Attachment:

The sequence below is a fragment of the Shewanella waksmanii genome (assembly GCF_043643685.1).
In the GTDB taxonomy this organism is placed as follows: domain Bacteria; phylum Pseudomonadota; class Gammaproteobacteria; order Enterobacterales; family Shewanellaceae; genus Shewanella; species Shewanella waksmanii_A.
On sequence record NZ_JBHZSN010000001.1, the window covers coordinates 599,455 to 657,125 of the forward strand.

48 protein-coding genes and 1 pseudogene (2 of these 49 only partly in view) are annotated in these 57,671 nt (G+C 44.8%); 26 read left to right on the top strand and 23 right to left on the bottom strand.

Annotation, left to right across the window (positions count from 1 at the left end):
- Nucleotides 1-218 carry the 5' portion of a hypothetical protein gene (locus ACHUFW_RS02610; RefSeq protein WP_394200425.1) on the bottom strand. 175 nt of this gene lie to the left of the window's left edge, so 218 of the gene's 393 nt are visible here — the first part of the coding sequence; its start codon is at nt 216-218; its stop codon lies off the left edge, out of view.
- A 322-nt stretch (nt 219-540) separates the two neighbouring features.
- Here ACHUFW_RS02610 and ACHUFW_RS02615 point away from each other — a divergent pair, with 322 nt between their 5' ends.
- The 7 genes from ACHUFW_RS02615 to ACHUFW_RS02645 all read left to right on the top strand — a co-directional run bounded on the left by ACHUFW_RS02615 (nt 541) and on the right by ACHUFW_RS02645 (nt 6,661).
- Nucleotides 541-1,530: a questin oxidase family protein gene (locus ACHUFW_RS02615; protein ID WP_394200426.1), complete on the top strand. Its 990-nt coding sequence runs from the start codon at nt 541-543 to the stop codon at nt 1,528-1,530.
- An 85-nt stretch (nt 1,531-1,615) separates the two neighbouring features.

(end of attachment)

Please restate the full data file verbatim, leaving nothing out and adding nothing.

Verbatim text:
The sequence below is a fragment of the Shewanella waksmanii genome (assembly GCF_043643685.1).
In the GTDB taxonomy this organism is placed as follows: domain Bacteria; phylum Pseudomonadota; class Gammaproteobacteria; order Enterobacterales; family Shewanellaceae; genus Shewanella; species Shewanella waksmanii_A.
On sequence record NZ_JBHZSN010000001.1, the window covers coordinates 599,455 to 657,125 of the forward strand.

48 protein-coding genes and 1 pseudogene (2 of these 49 only partly in view) are annotated in these 57,671 nt (G+C 44.8%); 26 read left to right on the top strand and 23 right to left on the bottom strand.

Annotation, left to right across the window (positions count from 1 at the left end):
- Nucleotides 1-218 carry the 5' portion of a hypothetical protein gene (locus ACHUFW_RS02610; RefSeq protein WP_394200425.1) on the bottom strand. 175 nt of this gene lie to the left of the window's left edge, so 218 of the gene's 393 nt are visible here — the first part of the coding sequence; its start codon is at nt 216-218; its stop codon lies off the left edge, out of view.
- A 322-nt stretch (nt 219-540) separates the two neighbouring features.
- Here ACHUFW_RS02610 and ACHUFW_RS02615 point away from each other — a divergent pair, with 322 nt between their 5' ends.
- The 7 genes from ACHUFW_RS02615 to ACHUFW_RS02645 all read left to right on the top strand — a co-directional run bounded on the left by ACHUFW_RS02615 (nt 541) and on the right by ACHUFW_RS02645 (nt 6,661).
- Nucleotides 541-1,530: a questin oxidase family protein gene (locus ACHUFW_RS02615; protein ID WP_394200426.1), complete on the top strand. Its 990-nt coding sequence runs from the start codon at nt 541-543 to the stop codon at nt 1,528-1,530.
- An 85-nt stretch (nt 1,531-1,615) separates the two neighbouring features.